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XI provides a fertile ground for providing added value and to improve end-to-end integration process. Development for the enhancements of the integration software is still in an adolescent stage. The opportunity to provide software by independent software vendors is just starting.
 
XI, as an integral component of SAP NetWeaver, already provides a large customer base consisting of existing SAP customers worldwide. In addition, XI is a serious and very strong competitor in the integration arena for non-SAP to non-SAP B2B and A2A scenarios in companies without any existing SAP products.
 
Below are the primary areas where SAP partners can enhance the usage of XI:

  1. J2EE Adapter: Like most integration products, XI uses XML standards to process the messages. However, most data are not stored in XML format. This is why XI comes with a set of technical adapters, e.g. file, jdbc, jms, to handle the non-XML data. These technical adapters convert those external data in their native format into XML and vice versa. The technical adapters from SAP only cover a very small set of data formats being used. The vast majority of data structures remain “unconvertible”. This is reason why many companies use an interim/intermediate data format to integrate with XI. such as file or database. This is not very efficient and, sometimes, error-prone and security-risky, and also increases production support and monitoring complexity.
     
    However, if an adapter is available to natively work with those external data structures and formats, this will increase significantly the development, support and maintenance of the integration process. Currently, the integration of the many external data in its native format is still vastly untapped.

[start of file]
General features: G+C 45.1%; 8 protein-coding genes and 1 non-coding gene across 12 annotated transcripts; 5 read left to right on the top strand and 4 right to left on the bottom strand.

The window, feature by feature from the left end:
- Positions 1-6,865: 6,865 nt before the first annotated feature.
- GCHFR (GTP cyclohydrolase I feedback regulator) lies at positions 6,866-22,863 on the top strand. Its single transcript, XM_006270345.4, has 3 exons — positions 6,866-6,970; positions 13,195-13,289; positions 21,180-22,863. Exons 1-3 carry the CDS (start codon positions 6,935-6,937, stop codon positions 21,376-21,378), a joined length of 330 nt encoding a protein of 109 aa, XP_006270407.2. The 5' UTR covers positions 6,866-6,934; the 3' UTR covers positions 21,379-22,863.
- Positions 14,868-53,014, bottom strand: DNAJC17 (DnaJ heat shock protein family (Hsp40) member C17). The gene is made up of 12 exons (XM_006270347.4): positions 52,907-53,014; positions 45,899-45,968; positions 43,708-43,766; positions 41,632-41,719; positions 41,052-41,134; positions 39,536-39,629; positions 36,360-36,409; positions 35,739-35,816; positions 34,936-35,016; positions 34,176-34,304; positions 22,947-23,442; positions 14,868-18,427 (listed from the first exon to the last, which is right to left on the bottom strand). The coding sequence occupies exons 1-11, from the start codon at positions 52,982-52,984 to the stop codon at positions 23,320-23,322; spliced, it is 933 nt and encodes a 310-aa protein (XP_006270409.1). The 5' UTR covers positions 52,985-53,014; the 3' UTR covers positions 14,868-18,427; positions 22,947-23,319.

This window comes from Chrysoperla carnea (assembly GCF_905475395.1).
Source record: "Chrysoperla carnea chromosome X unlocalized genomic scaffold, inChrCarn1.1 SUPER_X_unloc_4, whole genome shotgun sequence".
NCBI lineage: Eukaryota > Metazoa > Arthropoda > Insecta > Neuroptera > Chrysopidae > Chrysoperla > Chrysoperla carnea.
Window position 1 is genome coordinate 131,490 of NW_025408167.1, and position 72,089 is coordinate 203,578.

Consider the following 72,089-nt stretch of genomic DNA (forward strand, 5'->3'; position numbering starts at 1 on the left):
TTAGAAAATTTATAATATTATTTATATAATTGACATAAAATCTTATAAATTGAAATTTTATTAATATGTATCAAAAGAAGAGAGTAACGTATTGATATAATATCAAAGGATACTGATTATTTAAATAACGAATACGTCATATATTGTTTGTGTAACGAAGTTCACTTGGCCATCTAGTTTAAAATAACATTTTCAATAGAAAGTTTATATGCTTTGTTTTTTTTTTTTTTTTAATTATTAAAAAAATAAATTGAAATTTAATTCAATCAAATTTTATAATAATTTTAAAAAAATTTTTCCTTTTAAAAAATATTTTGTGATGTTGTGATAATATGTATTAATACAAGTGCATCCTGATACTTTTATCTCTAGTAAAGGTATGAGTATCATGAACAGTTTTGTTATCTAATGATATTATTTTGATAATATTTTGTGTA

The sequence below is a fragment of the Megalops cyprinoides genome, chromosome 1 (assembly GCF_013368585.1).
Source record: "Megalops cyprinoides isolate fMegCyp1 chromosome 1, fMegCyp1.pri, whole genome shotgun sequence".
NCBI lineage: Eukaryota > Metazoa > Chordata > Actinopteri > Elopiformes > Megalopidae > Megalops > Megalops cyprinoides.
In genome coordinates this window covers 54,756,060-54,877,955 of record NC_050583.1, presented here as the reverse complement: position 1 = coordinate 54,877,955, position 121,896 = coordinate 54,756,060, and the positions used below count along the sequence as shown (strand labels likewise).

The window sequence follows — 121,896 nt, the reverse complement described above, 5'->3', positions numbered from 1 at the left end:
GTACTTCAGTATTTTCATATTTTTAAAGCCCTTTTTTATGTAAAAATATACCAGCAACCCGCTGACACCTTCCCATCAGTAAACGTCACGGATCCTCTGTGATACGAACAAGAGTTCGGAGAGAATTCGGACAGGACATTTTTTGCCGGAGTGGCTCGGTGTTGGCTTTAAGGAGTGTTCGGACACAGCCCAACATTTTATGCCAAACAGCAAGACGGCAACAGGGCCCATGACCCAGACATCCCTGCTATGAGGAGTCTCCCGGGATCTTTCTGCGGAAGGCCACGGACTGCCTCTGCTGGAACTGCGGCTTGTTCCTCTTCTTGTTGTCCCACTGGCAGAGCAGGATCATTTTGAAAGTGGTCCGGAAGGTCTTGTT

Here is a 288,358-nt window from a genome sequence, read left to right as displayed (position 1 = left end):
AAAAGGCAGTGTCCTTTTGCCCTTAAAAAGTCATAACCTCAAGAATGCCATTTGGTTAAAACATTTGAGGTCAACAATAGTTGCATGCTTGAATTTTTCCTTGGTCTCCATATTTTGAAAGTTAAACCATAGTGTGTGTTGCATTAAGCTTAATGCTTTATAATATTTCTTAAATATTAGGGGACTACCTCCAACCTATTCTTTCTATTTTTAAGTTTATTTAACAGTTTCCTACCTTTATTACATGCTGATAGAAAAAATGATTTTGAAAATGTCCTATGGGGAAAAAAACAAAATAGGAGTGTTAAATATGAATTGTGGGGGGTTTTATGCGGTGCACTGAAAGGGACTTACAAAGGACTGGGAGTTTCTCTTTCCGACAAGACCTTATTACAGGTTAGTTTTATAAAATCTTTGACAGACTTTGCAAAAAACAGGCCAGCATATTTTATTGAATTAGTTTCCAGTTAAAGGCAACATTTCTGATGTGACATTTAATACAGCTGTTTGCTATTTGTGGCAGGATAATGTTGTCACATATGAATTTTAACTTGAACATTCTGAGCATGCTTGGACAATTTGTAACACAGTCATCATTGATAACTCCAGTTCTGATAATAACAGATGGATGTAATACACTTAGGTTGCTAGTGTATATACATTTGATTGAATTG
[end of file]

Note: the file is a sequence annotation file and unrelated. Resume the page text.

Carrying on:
SAP’s J2EE adapter, which abides by JCA 1.5 standard, can be developed using the SAP Adapter Framework (AFW). The AFW includes libraries to easily incorporate message processing into the existing XI environment, which includes message management, monitoring, alerting, configuration, persistency, etc.
     
  2. Application Content: In an integration project, probably 90% of the time is spent in the Integration Repository, defining data structures, interfaces and, especially, mappings.
     
    If these repository objects are available, then significant time and resources can be saved, thereby, decreasing the project implementation time and cost.
     
    Once the repository objects are developed, they can be imported into the Integration Repository and used. Modifications can easily be done to customize special company requirements.
     
    Today, much of development in the repository involves the integration of standard external interfaces (e.g. EDI) to IDoc and vice versa. There are still a vast number of structures with interfaces which are still being developed individually by each company.
     
  3. J2EE Adapter User-Modules: User-modules are java programs which are executed in the J2EE adapter, very similar to user-exits. Consequently, these user-modules can be used by any J2EE adapter through configuration in the Integration Directory.
     
    User-modules have been used to perform encryption/decryption of data, and transformation of data before/after the data is sent to/from the XI server.
     
    User-module can process messages generically in the J2EE adapter, meaning that it can be used by any adapter. Therefore, it can be extremely flexible.
     
    User-modules can be developed to handle a variety of situations currently not available with standard J2EE adapters.
     
  4. Integration Add-On for non-SAP software: All companies use non-SAP software, and the integration of the software to XI may not be suitably handled by developing new J2EE adapters or user-modules. It might be easier and more efficient to provide an add-on within the non-SAP software to integrate with XI. The integration might be incorporated as part of the usage of the software. The add-on provides a direct, behind-the-scene integration to XI.
     
    These integration add-ons might be webservices, which send specific data to XI to be integrated to SAP or other application/systems. Along with the add-on, there might be application contents required, e.g. defining the interfaces for the webservices and mapping/transformation programs.
     

The above only outlined four different areas where SAP partners can provide additional services to XI. There are still many other areas not discussed here.

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